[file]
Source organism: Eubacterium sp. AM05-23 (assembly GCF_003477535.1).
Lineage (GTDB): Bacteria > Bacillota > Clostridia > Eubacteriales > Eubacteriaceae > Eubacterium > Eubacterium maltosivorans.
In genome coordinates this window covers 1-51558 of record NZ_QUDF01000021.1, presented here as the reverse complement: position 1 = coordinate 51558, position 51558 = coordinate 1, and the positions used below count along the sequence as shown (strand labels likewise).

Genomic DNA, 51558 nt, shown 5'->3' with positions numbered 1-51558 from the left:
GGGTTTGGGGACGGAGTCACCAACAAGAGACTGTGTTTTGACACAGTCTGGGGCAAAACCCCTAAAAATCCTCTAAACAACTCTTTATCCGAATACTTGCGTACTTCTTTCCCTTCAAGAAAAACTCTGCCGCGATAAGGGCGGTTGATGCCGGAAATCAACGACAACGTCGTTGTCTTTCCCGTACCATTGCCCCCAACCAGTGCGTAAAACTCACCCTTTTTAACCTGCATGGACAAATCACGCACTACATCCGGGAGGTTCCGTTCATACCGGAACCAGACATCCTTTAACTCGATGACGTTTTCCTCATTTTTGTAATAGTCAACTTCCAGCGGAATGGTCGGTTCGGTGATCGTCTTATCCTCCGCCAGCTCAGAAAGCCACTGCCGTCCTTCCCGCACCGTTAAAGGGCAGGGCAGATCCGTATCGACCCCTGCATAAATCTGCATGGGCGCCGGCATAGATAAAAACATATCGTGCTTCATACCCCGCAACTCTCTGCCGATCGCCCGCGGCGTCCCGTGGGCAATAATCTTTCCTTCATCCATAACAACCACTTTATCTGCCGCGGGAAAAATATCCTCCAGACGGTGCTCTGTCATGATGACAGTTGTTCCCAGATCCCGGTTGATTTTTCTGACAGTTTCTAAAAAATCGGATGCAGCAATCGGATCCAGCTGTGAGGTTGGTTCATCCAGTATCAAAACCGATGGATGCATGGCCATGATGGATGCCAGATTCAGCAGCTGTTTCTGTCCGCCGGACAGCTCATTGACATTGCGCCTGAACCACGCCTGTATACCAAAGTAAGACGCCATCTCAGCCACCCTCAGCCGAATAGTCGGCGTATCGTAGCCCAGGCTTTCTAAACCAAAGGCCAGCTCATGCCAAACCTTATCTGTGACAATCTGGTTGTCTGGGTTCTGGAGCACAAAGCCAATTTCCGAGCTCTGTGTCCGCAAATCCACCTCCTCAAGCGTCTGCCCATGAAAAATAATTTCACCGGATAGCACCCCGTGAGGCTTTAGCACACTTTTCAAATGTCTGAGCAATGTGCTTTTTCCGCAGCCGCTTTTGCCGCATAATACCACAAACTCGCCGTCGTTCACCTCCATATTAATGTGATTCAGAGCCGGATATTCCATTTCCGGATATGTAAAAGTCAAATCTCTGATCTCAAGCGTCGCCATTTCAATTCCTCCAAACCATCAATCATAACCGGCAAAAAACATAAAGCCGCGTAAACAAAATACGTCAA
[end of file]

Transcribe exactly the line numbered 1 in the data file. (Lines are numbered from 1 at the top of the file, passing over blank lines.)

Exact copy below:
Source organism: Eubacterium sp. AM05-23 (assembly GCF_003477535.1).